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Vasc Med. 2013 Apr;18(2):92-4. doi: 10.1177/1358863X13480228. Epub 2013 Mar 14.

Illicit narcotic injection masquerading as acute pulmonary embolism.

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1
University of Toledo, Toledo, OH, USA.

Abstract

A 23-year-old male presented from a nursing home with hypotension, tachycardia, diaphoresis and electrocardiographic evidence of right ventricular strain that was confirmed by echocardiography. His differential diagnosis included sepsis and pulmonary embolism. A high-resolution computed tomography scan demonstrated no pulmonary emboli but did demonstrate multiple bilateral pulmonary nodules. Upon questioning he admitted to injecting a long-acting narcotic that had been manually macerated, dissolved in saline, and injected through an indwelling intravenous line. Lung biopsy findings were consistent with cellulose-induced perivascular granulomatosis. Cellulose granulomatosis can be seen in patients who inject medications designed for oral use and should be considered in patients who present with acute pulmonary hypertension.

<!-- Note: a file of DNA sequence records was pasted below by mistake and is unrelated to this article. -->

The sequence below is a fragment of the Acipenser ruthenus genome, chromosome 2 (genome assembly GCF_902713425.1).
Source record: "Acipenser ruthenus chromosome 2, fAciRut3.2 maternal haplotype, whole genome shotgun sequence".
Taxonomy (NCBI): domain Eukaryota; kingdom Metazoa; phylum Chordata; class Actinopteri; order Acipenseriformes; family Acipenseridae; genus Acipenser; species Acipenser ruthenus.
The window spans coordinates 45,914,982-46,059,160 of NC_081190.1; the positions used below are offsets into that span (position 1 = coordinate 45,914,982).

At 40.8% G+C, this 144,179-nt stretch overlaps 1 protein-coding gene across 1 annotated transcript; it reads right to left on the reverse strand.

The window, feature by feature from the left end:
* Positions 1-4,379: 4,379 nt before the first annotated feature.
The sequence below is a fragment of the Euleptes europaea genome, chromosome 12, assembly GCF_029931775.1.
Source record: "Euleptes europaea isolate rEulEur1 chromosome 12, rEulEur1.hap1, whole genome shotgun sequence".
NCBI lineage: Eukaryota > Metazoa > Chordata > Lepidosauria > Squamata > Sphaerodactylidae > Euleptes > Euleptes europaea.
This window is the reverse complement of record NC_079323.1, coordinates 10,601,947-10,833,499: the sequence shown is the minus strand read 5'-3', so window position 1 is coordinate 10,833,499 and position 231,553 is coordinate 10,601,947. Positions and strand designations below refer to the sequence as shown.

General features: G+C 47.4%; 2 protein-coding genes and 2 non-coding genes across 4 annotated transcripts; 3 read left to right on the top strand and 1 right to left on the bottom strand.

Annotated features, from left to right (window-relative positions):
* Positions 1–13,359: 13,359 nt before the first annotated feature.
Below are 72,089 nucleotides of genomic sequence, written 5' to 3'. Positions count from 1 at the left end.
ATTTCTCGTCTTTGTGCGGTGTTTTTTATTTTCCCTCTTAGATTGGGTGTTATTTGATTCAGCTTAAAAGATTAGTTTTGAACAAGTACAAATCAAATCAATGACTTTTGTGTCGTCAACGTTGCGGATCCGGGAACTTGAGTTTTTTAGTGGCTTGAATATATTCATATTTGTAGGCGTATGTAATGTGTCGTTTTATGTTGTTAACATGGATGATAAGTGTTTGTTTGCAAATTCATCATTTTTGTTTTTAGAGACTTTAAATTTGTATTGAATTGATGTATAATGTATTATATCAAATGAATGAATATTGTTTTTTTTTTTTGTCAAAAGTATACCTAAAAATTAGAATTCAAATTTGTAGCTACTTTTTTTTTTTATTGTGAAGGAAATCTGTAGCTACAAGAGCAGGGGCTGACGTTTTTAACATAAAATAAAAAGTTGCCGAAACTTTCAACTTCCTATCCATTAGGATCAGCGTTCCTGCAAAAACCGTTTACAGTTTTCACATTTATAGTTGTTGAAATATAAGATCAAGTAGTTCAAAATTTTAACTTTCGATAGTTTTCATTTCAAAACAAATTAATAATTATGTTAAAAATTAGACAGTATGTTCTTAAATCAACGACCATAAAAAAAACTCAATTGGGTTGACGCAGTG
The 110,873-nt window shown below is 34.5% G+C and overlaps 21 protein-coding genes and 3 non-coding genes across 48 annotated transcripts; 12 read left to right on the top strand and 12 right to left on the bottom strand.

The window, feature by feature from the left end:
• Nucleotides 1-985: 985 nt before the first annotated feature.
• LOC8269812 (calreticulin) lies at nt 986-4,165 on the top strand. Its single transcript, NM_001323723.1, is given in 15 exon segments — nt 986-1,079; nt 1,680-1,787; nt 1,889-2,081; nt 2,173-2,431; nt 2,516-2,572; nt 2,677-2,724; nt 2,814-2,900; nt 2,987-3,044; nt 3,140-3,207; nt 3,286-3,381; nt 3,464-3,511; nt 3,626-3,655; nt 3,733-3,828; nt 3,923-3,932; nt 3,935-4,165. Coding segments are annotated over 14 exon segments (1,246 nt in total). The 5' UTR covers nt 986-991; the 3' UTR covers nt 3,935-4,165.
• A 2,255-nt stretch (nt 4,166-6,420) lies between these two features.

PMID:
23493623
DOI:
10.1177/1358863X13480228
[Indexed for MEDLINE]
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